Birth centres across Britain are under threat because of a shortage of cash and midwives, campaigners have warned.
Six of 100 birth centres in Britain have recently closed
The National Childbirth Trust is urging the government to take action after six of the NHS-run units recently closed permanently or temporarily.
The centres, of which Britain has about 100, offer more "homely" care than maternity units, campaigners say.
The government said it was up to NHS trusts to decide how best to provide a choice of maternity services.
The NCT said the closures in Hampshire, West Yorkshire and Lancashire were threatening to undermine the government's pledge that by 2009 women will have a choice of where and how they can give birth.
Birth centres are run by the NHS either in the community or linked to hospitals. They are staffed by midwives.
But the NCT said the units were being affected by cash shortages - one in four trusts finished last year in deficit - and a shortage of midwives that has led some trusts to recall staff to hospitals.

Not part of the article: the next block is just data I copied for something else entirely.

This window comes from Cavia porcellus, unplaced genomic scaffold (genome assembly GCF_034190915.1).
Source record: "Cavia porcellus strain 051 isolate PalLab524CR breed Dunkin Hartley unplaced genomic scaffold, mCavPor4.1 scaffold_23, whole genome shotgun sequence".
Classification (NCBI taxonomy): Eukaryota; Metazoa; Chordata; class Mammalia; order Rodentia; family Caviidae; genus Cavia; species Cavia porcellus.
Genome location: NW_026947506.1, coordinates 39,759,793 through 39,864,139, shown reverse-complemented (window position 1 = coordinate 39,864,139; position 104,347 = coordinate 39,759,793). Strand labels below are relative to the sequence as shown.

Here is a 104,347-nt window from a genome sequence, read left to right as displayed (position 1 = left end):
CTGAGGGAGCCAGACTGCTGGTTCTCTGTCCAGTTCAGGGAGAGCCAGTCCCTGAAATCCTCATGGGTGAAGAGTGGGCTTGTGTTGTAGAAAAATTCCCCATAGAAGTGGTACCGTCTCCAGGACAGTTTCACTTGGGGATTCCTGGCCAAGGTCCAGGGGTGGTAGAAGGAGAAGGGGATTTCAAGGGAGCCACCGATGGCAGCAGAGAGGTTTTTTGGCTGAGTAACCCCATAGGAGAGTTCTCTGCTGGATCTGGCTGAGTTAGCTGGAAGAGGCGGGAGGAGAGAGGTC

Some of the NHS trusts running the centres which have closed have said they will reopen in the future.
But NCT head of policy research Mary Newburn said: "We know that access to birth centres helps to increase normal birth and reduces unnecessary medical interventions.
"In turn this means there are less infections, so both the patient and health service benefits.
"Birth centres are popular with women and their families. Women tell us that the opportunity to give birth in a birth centre helps them to relax and gives them a positive experience of birth.
"The government acknowledges this themselves but unfortunately its policy is not being put into practice across the country."
According to the NCT, 16% of women give birth in birth centres, 2% at home and the rest in hospital.
A Department of Health spokeswoman said: "Maternity services are a matter for local NHS trusts.
"Trusts need to provide a mixture of choices so women have a choice, but it is up to them to decide how this is done."
She denied the 2009 target was not at risk because of recent closures.